So one way to not get screwed in a way that really damages you would be to have a diversity of income. Not having all your eggs in one basket so to speak.

Other than that my tips would be:

  • Look after number one FIRST! Thats not a selfish thing, how are you going to help all the people if you are an utterly destroyed mess?
  • Do NOT get into a cycle of forgiving people and letting important things float by. Do not keep redrawing a line in the sand. Not only is this not good for you, it's not good for the other party either as you eventually end up running out of sand and being forced to take action. See dogville.
  • Listen to the little voice. If the little voice is telling you "This might not be a good situation", then consider it well, even if you don't entirely understand why it is saying that. Analyse the situation.
  • Be aware of the warning signs. Consider the possibilities before they happen.

Annie was aware of the warnings even before things came to a head.
This is partly why she feels silly. She is saying to herself Fooool!

Whats important is to learn from the lessons as and when they come to you. Otherwise you may be doomed to repeat them.

love

Freya
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#13 Annie Wengenroth

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Posted 05 August 2009 - 10:21 AM

Freya,

You hit the nail on the head. $500 would be negligible if I were raking it in on union jobs, but I'm not. For all practical purposes, yes, I am in the union, but it has not done what it could have for me if I'd played my cards better or if things had gone easier for me a few years ago. To answer the resounding chorus of, "Then why did you join in the first place?" it's basically the same reason that poop like this happens to me...because I trusted other people too easily, and simply didn't know any better. Things were different in 2006 and this realization has finally and fully affected me. I can no longer mince words about this....I have had way too many people let me down this summer, whether or not it's been their fault or whether it's just been bad luck.

This feature ended up creating one of the worst cash flow issues I've had in years. I guess I've been luckier than I thought in the past. I thought this job would renew my faith in the independent film world and instead it has destroyed it. The only way I can really see a way to get the inner peace I am so desperate for after dealing with this poop, is to start shooting. I think it would help me to occasionally have more creative input and to feel like I'm doing something a little different from usual. As far as other eggs in other baskets, I feel you...that's why I'm also pursuing work as a recording engineer and musician. I've been playing music for 20 years and I realized a couple of nights ago that I can no longer ignore that fact and I have to do something with it...if only because my diploma tells me so (BFA in Sound Design).

I can say without hesitation that this has been one of the worst summers I've had in a long time. At the beginning of the summer I knew there were things I wanted for myself (read: Depeche Mode tickets! :wub: ) that I had to have... no matter how much I ended up making. I decided that I would rather live comfortably and have these things for as long as I could get away with, than spend my life cutting corners and making even more sacrifices than I've already made in the past few years.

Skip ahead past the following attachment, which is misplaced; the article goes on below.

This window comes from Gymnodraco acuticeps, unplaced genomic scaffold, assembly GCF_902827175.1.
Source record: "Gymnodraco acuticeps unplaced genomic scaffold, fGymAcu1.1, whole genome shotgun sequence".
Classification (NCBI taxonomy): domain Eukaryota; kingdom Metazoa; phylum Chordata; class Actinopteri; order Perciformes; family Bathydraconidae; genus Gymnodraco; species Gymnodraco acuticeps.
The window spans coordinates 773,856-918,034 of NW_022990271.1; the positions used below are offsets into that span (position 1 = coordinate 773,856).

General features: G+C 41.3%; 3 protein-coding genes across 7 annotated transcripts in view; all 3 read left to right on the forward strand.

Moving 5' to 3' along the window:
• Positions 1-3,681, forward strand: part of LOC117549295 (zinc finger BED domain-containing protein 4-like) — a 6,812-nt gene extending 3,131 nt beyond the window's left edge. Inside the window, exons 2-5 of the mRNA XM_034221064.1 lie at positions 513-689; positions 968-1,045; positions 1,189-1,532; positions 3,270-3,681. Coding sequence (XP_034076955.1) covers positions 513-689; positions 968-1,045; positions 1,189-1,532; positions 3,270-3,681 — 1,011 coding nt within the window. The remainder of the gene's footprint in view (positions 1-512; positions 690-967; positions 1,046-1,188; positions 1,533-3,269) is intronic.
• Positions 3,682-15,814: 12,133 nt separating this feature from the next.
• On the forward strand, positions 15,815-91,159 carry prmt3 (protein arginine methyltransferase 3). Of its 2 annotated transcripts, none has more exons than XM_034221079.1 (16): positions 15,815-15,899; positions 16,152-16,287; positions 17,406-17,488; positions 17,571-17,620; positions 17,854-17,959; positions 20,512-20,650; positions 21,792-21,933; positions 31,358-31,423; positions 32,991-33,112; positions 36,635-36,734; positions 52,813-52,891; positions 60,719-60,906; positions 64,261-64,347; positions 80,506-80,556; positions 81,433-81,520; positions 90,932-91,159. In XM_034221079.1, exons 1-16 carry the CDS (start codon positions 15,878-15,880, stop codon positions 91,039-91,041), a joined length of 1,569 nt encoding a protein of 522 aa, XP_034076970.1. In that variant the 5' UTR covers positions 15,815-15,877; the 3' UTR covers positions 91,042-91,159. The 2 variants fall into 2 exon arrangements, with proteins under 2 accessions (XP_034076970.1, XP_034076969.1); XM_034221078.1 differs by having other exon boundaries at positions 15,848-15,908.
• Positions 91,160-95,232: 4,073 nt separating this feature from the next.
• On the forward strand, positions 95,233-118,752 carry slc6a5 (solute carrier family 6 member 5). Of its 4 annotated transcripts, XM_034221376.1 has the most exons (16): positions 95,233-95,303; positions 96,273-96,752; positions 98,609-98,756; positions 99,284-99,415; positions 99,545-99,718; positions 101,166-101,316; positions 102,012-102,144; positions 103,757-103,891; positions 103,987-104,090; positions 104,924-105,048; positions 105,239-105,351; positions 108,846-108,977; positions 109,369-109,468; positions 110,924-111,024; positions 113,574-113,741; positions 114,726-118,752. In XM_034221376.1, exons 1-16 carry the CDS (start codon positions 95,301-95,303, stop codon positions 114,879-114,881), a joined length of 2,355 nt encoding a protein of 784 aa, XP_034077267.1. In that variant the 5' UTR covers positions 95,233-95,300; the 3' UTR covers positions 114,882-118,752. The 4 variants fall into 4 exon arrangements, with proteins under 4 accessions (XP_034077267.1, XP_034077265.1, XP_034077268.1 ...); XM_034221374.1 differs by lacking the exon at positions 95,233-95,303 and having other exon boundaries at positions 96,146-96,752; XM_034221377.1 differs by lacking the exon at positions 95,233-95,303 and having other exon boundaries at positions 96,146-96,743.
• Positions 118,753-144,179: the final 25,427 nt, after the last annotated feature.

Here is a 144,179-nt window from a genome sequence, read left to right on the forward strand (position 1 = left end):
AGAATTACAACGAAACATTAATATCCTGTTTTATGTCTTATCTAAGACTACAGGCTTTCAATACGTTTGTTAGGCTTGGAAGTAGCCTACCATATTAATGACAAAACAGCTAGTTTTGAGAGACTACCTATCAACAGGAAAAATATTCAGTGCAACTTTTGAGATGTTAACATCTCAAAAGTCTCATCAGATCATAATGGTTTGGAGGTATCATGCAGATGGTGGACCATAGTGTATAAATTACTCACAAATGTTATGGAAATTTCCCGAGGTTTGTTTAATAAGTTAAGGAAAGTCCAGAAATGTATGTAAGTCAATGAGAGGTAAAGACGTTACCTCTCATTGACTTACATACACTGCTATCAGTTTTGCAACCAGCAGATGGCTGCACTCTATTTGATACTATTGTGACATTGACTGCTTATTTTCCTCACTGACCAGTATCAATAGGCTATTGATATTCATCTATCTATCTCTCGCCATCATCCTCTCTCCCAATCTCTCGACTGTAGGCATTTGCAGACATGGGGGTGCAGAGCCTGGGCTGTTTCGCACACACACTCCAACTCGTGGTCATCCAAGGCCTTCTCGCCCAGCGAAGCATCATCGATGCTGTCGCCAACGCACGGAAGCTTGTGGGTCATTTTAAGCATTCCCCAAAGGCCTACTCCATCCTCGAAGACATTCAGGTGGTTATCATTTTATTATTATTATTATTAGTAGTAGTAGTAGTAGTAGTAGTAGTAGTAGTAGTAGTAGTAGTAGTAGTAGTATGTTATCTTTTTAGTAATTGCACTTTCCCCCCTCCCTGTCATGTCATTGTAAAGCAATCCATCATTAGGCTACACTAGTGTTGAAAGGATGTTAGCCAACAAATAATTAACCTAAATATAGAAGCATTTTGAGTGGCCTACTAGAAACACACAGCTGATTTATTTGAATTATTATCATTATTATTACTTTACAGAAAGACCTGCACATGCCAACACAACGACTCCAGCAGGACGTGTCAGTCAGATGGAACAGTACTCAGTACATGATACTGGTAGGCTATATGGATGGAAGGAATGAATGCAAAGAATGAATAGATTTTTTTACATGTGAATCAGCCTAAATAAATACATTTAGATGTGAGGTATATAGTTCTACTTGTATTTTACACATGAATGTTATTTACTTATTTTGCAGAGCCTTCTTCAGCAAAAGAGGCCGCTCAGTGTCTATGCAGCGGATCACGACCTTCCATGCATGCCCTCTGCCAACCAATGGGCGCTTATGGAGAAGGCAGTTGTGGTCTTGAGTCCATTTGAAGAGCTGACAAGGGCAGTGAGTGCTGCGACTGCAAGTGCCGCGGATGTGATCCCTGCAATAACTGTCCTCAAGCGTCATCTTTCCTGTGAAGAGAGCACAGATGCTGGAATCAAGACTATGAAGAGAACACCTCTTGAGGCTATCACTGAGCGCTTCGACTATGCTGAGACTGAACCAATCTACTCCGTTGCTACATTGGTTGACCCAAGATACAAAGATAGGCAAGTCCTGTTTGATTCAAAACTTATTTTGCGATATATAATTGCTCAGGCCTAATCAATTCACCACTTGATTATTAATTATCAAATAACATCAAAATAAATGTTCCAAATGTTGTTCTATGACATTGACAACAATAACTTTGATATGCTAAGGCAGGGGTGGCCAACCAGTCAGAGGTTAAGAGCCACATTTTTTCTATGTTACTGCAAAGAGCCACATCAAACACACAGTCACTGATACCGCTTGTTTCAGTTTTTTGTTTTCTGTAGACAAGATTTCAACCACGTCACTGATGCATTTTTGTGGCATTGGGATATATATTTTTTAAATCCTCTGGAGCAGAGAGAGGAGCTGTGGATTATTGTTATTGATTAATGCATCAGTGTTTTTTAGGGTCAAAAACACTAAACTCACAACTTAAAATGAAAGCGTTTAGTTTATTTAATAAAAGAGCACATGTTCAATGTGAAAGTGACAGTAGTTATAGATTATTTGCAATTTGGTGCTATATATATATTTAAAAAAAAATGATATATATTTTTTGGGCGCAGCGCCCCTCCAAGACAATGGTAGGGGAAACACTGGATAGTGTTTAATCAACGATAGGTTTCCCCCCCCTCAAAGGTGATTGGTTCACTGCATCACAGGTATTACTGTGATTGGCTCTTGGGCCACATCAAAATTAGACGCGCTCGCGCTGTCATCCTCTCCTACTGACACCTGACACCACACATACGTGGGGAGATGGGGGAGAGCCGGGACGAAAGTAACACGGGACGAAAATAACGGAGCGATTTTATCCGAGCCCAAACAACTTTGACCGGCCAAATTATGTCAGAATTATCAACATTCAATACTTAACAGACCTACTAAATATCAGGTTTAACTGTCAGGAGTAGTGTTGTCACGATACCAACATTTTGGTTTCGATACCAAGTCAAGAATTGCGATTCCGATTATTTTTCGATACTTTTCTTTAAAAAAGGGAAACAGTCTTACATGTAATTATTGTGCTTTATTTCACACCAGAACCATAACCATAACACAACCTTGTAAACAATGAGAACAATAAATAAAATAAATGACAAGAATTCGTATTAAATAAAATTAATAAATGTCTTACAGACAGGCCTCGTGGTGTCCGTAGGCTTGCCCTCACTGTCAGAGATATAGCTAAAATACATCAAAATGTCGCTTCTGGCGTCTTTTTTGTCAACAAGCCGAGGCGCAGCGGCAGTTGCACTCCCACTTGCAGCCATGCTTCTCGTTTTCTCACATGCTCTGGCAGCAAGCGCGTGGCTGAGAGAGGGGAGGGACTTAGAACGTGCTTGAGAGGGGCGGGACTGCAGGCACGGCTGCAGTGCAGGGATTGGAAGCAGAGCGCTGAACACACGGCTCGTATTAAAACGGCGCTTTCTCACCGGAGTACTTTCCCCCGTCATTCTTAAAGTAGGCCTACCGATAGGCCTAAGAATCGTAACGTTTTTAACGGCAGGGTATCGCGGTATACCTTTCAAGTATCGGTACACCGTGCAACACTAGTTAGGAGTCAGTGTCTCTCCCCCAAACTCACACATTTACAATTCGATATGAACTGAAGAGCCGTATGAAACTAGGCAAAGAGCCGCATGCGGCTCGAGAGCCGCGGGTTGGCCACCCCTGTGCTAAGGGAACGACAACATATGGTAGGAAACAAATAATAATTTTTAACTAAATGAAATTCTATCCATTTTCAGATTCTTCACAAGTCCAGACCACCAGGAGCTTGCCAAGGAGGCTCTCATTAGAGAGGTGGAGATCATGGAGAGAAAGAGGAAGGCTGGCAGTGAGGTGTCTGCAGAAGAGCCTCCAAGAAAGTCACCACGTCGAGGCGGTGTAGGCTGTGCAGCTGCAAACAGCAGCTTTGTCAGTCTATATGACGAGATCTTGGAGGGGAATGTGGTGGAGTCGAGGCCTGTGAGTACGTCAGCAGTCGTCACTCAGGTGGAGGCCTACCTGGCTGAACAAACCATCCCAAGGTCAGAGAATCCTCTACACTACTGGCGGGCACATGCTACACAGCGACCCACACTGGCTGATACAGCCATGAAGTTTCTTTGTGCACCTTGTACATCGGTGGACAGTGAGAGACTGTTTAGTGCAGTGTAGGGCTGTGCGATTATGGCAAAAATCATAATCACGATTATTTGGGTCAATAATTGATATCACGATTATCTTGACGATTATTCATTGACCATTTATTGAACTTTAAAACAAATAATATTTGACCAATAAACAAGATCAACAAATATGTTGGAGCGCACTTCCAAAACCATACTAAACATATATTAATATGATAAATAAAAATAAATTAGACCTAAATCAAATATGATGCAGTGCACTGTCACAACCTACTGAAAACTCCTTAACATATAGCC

I know how dangerous it is to live that way as a freelancer, but I figured my part-time work as a teaching assistant at New York Film Academy would help hold me up...and was completely caught off guard when they took half their summer staff off the schedule, including me, due to having far less students and classes. Unemployment covers a fraction of what I would have made if I'd been able to stay on with them. It helps, but it's not the same.

I am obviously continuing to work as an AC and am now hoping for a REAL feature that won't 1. suck, 2. rip me off, and 3. have such a messed up schedule. ;) But I also want to shoot, and I want to create, and I want to play. It's actually incredibly frustrating to realize this when I feel like there's basically nothing I can do about it given the state of the economy (which has finally hit me full force). I've been talking to some friends in the music biz, telling all my DP buddies that I want to start operating, and playing keyboards in 3 different bands, but nothing has come of it yet financially..and it might not, for a while.

Well, at the least, if there's anything this feature has taught me, it's that I have to be flexible with what I do, or I will get stuck. Maybe it's a sign from the universe of bigger things to come for me...who knows. It's just really hard to live day to day thinking about that money and wondering why the people who won't give it to me, are allowed to exist at all in this industry. It's funny to me (and a little sad) that the producer had this whole conversation with me about having "faith in the project". I'll tell you what I have faith in, buddy. MYSELF...NOT YOU.

Cool, I wrote another cine.com novel. Sorry guys! Enjoy the newest thesis statement! In the meantime, if you honestly think I can negotiate a small claims suit against this guy WITHOUT any paperwork of sorts (deal memo, etc), please advise. <3
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#14 John Sprung

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Posted 05 August 2009 - 02:03 PM